Those who invoke not, with Allah, any other god, nor slay such life as Allah has made sacred except for just cause, nor commit fornication; – and any that does this (not only) meets punishment.[25:68]

Having clarified this particular issue, it must be noted in all other references, the Qur’an very explicitly talks about sex with the spouse. And the Qur’an actually talks about sex in a lot more detail than we think. All it does is put certain limitations which are in fact much less than we often impose due to our ‘cultures’ and ‘traditions.’

Your wives are as a tilth unto you; so approach your tilth when or how ye will; but do some good act for your souls beforehand; and fear Allah. And know that ye are to meet Him (in the Hereafter), and give (these) good tidings to those who believe. [2:223]

So it basically means you can have sex whenever and wherever you feel like rather than the much accepted night time. I have seen a lot of families not giving enough privacy to married couples during the day and making faces if someone desires some privacy apart from night. So if you have a married couple at home, dont just barge in to their rooms, and dont try to be as nosy as you would like to be.

Many people have taken this particular verse as being something which allows anal sex. The Qur’an does not explicitly talk about anal sex. However Tabari states, “The Prophet (SAW) is reported to have said, ‘Allah (SWT) is not ashamed of the truth (the Prophet (SAW) said it three times). Do not enter women in their anuses.'” On the other hand, Sahih Bukhari is astoundingly confusing on the matter:

Narrated Nafi’:

Whenever Ibn ‘Umar recited the Qur’an, he would not speak to anyone till he had finished his recitation. Once I held the Qur’an and he recited Surat-al-Baqara from his memory and then stopped at a certain Verse and said, “Do you know in what connection this Verse was revealed? ” I replied, “No.” He said, “It was revealed in such-and-such connection.” Ibn ‘Umar then resumed his recitation. Nafi added regarding the Verse:–“So go to your tilth when or how you will” Ibn ‘Umar said, “It means one should approach his wife in ..” [Vol. 6, Book 60, Hadith No. 50]

Now, can you really believe this….it leaves a blank space!!! Being so confusing, I would recommend that you simply follow the commonly held belief that anal sex is haram. At least that will keep you safe.

The only limitation on sex that I have been able to find is about having sex during ‘that’ time of the month.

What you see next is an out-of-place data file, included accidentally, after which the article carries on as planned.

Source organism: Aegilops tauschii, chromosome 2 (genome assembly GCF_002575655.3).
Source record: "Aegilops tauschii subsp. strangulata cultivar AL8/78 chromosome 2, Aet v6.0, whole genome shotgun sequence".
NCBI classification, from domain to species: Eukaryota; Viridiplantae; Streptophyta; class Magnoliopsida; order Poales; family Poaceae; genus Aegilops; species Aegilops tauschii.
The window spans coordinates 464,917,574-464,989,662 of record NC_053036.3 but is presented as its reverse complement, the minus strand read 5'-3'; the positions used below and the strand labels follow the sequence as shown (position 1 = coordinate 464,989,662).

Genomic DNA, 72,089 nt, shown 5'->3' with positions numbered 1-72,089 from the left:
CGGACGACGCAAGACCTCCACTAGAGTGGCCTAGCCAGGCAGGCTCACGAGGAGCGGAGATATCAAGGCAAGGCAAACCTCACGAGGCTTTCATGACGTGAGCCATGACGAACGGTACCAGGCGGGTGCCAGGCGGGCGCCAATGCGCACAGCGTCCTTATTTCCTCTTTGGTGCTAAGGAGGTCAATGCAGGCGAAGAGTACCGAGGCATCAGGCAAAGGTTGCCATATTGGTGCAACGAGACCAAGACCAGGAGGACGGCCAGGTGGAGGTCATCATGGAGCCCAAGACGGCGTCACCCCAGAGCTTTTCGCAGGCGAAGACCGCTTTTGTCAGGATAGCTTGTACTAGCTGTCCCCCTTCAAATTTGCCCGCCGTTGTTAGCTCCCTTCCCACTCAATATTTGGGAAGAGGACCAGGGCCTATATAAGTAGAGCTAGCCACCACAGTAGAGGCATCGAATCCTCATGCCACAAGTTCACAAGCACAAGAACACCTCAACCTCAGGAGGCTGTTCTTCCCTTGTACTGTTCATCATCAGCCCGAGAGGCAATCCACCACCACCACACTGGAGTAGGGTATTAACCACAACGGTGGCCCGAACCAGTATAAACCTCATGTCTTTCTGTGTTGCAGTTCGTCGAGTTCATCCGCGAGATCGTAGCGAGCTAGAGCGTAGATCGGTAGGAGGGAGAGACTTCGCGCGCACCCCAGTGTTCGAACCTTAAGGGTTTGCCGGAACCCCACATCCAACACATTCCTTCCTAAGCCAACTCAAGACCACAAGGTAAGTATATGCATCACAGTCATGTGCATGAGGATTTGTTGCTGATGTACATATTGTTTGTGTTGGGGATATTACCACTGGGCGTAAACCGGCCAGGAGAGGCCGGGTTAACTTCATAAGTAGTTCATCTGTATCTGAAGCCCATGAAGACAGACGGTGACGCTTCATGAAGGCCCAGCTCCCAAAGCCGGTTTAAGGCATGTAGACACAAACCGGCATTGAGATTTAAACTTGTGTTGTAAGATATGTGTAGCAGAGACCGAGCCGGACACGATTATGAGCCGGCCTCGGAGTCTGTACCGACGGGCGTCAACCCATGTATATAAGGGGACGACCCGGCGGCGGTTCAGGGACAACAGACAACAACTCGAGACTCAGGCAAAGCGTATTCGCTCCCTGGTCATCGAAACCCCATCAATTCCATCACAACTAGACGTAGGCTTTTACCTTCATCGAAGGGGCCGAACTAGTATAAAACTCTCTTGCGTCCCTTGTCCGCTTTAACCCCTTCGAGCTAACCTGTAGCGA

They ask thee concerning women’s courses. Say: They are a hurt and a pollution: So keep away from women in their courses, and do not approach them until they are clean. But when they have purified themselves, ye may approach them in any manner, time, or place ordained for you by Allah. For Allah loves those who turn to Him constantly and He loves those who keep themselves pure and clean. [2:222]

The ayah again talks about having sex “in any manner, time, or place.” The choice is pretty much your own. This ayah also brings to the spotlight the fact that the act of sex and the resulting secretions are pure and clean. This opens up another aspect of debate: Oral Sex. Interestingly, the Qur’an has nothing to talk about it. However, there are certain ahadith which do talk about foreplay, I am stating one here:

The Prophet (SAW) said, “No one among you should have sex with his wife like animals; rather there should be a messenger between them.” When asked about the messenger, he said, “It means kissing and talking”. (Tahzibu’l-Ihya, vol. 3, p. 110)

And who says sex is not allowed during Ramadan?

Permitted to you, on the night of the fasts, is the approach to your wives. They are your garments and ye are their garments. [2:187]

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Blissful Marriage (4)

Polygamy

Women, hate me for saying this out loud once again, but polygamy is allowed in Islam.

If ye fear that ye shall not be able to deal justly with the orphans, Marry women of your choice, Two or three or four; but if ye fear that ye shall not be able to deal justly (among them), then only one, or (a captive) that your right hands possess, that will be more suitable, to prevent you from doing injustice. [4:3]

Men, stop being so happy now. There are conditions that you must fulfill to justify marrying another woman!

The Arabs were guilty of a double injustice to widows: they did not give them and their children a share in the inheritance of their husbands, nor were then inclined to marry widows who had children, because the responsibility for the maintenance of the children would in that case devolve upon them. The Qur’an remedied both these problems by giving a share of inheritance to the widow with a share also for the orphans, and it commended the taking of such widows in marriage by allowing polygamy expressly for this purpose. It should, therefore, be clearly understood that monogamy is the rule in Islam and polygamy is only allowed in certain circumstances. This permission was given at a time when the wars, which were forced on the Muslims, had decimated the men, so that many widows and orphans were left for whom it was necessary to provide. A provision was made in the form of polygamy so that the widow should find a home and protector and the orphans should have paternal care and affection.